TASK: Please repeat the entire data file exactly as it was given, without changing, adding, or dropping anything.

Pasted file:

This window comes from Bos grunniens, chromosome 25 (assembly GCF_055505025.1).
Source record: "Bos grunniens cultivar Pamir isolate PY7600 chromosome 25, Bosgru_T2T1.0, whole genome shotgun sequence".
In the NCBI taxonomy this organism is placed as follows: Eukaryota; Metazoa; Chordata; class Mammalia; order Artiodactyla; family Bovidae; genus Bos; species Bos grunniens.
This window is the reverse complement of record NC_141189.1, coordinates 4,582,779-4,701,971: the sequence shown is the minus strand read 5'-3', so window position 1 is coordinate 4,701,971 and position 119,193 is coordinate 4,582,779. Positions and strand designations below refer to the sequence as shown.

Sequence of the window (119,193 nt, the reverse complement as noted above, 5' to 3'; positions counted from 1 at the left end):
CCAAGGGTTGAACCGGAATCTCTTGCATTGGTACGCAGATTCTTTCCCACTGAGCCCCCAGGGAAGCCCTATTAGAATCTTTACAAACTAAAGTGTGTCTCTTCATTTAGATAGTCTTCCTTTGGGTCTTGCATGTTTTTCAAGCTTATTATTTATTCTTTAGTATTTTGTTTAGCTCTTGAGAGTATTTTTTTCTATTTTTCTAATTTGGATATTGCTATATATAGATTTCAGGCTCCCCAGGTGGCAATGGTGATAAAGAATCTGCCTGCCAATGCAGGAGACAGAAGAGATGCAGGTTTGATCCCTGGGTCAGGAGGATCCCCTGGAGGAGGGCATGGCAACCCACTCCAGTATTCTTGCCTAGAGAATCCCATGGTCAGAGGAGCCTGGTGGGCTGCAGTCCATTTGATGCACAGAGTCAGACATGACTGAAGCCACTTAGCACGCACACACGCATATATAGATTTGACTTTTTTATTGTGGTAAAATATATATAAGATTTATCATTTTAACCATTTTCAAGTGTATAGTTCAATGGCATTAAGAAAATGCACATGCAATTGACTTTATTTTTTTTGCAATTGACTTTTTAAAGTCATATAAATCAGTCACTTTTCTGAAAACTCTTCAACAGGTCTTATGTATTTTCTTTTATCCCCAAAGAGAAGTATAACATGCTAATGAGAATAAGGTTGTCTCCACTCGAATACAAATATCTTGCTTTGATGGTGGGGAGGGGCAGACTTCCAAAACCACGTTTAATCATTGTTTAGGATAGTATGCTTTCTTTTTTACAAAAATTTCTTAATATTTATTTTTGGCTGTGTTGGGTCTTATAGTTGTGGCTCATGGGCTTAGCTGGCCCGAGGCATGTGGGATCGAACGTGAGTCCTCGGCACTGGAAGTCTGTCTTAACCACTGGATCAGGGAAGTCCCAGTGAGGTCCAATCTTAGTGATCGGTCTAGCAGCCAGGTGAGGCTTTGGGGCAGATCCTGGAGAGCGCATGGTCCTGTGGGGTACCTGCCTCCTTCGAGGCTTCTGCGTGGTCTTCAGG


This window comes from Bos grunniens, chromosome 25 (assembly GCF_055505025.1).
Source record: "Bos grunniens cultivar Pamir isolate PY7600 chromosome 25, Bosgru_T2T1.0, whole genome shotgun sequence".
In the NCBI taxonomy this organism is placed as follows: Eukaryota; Metazoa; Chordata; class Mammalia; order Artiodactyla; family Bovidae; genus Bos; species Bos grunniens.
This window is the reverse complement of record NC_141189.1, coordinates 4,582,779-4,701,971: the sequence shown is the minus strand read 5'-3', so window position 1 is coordinate 4,701,971 and position 119,193 is coordinate 4,582,779. Positions and strand designations below refer to the sequence as shown.

Sequence of the window (119,193 nt, the reverse complement as noted above, 5' to 3'; positions counted from 1 at the left end):
CCAAGGGTTGAACCGGAATCTCTTGCATTGGTACGCAGATTCTTTCCCACTGAGCCCCCAGGGAAGCCCTATTAGAATCTTTACAAACTAAAGTGTGTCTCTTCATTTAGATAGTCTTCCTTTGGGTCTTGCATGTTTTTCAAGCTTATTATTTATTCTTTAGTATTTTGTTTAGCTCTTGAGAGTATTTTTTTCTATTTTTCTAATTTGGATATTGCTATATATAGATTTCAGGCTCCCCAGGTGGCAATGGTGATAAAGAATCTGCCTGCCAATGCAGGAGACAGAAGAGATGCAGGTTTGATCCCTGGGTCAGGAGGATCCCCTGGAGGAGGGCATGGCAACCCACTCCAGTATTCTTGCCTAGAGAATCCCATGGTCAGAGGAGCCTGGTGGGCTGCAGTCCATTTGATGCACAGAGTCAGACATGACTGAAGCCACTTAGCACGCACACACGCATATATAGATTTGACTTTTTTATTGTGGTAAAATATATATAAGATTTATCATTTTAACCATTTTCAAGTGTATAGTTCAATGGCATTAAGAAAATGCACATGCAATTGACTTTATTTTTTTTGCAATTGACTTTTTAAAGTCATATAAATCAGTCACTTTTCTGAAAACTCTTCAACAGGTCTTATGTATTTTCTTTTATCCCCAAAGAGAAGTATAACATGCTAATGAGAATAAGGTTGTCTCCACTCGAATACAAATATCTTGCTTTGATGGTGGGGAGGGGCAGACTTCCAAAACCACGTTTAATCATTGTTTAGGATAGTATGCTTTCTTTTTTACAAAAATTTCTTAATATTTATTTTTGGCTGTGTTGGGTCTTATAGTTGTGGCTCATGGGCTTAGCTGGCCCGAGGCATGTGGGATCGAACGTGAGTCCTCGGCACTGGAAGTCTGTCTTAACCACTGGATCAGGGAAGTCCCAGTGAGGTCCAATCTTAGTGATCGGTCTAGCAGCCAGGTGAGGCTTTGGGGCAGATCCTGGAGAGCGCATGGTCCTGTGGGGTACCTGCCTCCTTCGAGGCTTCTGCGTGGTCTTCAGG